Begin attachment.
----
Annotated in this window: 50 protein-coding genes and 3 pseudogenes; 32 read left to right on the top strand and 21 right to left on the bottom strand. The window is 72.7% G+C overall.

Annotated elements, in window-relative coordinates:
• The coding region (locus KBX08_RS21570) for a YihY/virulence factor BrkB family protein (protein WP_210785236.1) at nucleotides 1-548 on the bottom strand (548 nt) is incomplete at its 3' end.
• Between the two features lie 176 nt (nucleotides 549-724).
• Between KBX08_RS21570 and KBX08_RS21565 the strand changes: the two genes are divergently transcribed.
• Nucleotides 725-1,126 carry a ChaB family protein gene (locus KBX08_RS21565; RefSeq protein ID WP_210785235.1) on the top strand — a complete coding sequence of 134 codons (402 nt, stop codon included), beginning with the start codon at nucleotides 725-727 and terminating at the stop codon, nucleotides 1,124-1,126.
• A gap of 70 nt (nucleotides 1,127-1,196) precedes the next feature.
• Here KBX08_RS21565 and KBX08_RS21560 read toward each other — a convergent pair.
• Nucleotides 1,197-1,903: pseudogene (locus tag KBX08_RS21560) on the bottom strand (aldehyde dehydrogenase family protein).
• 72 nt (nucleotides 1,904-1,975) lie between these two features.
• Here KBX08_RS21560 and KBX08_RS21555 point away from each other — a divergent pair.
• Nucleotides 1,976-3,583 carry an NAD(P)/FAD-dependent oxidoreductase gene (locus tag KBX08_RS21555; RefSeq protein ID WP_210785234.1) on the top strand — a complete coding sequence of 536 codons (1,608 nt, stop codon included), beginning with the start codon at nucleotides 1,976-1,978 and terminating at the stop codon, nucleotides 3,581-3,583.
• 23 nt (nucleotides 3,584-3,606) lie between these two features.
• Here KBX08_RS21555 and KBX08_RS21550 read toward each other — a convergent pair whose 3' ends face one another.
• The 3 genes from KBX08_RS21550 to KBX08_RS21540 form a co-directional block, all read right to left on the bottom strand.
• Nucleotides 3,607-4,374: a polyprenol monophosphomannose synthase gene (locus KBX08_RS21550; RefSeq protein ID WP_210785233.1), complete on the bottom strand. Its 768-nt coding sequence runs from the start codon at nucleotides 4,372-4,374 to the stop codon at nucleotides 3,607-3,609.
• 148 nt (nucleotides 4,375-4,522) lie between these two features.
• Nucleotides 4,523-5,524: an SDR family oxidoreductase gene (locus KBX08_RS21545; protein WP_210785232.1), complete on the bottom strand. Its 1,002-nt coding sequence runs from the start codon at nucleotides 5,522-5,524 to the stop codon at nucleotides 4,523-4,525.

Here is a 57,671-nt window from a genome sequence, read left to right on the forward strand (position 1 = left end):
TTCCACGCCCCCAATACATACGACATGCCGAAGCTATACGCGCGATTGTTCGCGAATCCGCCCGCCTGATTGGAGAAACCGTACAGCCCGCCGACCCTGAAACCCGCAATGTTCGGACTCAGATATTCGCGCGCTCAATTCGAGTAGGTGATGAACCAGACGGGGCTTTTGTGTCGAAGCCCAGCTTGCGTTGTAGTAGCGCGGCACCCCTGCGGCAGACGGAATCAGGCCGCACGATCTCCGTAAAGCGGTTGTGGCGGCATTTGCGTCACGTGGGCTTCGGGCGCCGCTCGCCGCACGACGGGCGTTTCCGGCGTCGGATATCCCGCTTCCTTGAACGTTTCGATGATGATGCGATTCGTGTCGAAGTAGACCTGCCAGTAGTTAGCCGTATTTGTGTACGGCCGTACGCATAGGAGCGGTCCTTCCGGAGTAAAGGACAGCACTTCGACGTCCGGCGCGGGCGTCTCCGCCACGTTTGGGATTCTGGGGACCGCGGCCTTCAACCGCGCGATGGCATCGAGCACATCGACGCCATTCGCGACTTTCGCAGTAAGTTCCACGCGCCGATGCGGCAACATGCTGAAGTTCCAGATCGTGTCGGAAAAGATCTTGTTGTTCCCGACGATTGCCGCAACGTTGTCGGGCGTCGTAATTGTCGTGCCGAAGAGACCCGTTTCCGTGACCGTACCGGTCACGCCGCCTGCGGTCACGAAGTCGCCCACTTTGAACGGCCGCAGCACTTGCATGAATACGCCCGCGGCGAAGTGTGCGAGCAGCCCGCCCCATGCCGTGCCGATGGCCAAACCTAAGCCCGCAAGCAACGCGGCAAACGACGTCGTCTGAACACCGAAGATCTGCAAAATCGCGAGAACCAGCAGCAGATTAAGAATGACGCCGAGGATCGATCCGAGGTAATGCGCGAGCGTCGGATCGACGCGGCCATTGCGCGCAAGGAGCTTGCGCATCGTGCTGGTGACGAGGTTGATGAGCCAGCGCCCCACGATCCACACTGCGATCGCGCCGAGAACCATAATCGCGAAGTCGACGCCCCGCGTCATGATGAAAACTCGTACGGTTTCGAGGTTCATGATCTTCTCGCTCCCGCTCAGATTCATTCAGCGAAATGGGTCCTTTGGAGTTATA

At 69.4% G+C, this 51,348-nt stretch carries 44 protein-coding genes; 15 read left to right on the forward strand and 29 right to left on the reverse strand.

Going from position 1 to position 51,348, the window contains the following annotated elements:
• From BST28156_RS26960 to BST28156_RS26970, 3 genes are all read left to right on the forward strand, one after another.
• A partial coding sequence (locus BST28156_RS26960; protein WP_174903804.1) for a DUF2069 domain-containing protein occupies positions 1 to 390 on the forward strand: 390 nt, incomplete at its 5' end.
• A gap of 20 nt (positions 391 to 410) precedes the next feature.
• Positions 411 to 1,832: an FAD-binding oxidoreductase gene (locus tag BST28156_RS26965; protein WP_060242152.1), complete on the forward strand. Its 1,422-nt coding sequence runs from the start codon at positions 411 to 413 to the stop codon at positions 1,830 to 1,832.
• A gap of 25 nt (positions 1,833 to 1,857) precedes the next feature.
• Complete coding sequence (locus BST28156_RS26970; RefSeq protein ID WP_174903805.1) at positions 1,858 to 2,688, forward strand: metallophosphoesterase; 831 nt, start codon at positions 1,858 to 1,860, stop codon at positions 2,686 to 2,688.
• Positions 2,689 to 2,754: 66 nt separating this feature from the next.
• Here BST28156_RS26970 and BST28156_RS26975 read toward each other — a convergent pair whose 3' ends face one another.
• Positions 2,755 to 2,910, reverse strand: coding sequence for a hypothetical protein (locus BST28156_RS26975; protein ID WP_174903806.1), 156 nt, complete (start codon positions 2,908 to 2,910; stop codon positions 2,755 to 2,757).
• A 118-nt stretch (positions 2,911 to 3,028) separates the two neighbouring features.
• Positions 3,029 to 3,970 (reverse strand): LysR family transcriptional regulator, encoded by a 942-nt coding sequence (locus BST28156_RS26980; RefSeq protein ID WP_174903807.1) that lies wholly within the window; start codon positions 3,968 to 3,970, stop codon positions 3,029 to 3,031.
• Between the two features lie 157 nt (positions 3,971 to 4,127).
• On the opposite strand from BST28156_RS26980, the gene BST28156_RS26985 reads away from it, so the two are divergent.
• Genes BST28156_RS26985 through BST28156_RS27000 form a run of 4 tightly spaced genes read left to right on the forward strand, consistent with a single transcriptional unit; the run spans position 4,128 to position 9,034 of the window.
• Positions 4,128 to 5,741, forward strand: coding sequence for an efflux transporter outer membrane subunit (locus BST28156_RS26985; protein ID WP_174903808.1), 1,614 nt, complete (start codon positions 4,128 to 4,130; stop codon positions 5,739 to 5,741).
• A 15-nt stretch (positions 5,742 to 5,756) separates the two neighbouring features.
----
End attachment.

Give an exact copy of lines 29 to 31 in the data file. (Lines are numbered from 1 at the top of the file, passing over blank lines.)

• Positions 2,689 to 2,754: 66 nt separating this feature from the next.
• Here BST28156_RS26970 and BST28156_RS26975 read toward each other — a convergent pair whose 3' ends face one another.
• Positions 2,755 to 2,910, reverse strand: coding sequence for a hypothetical protein (locus BST28156_RS26975; protein ID WP_174903806.1), 156 nt, complete (start codon positions 2,908 to 2,910; stop codon positions 2,755 to 2,757).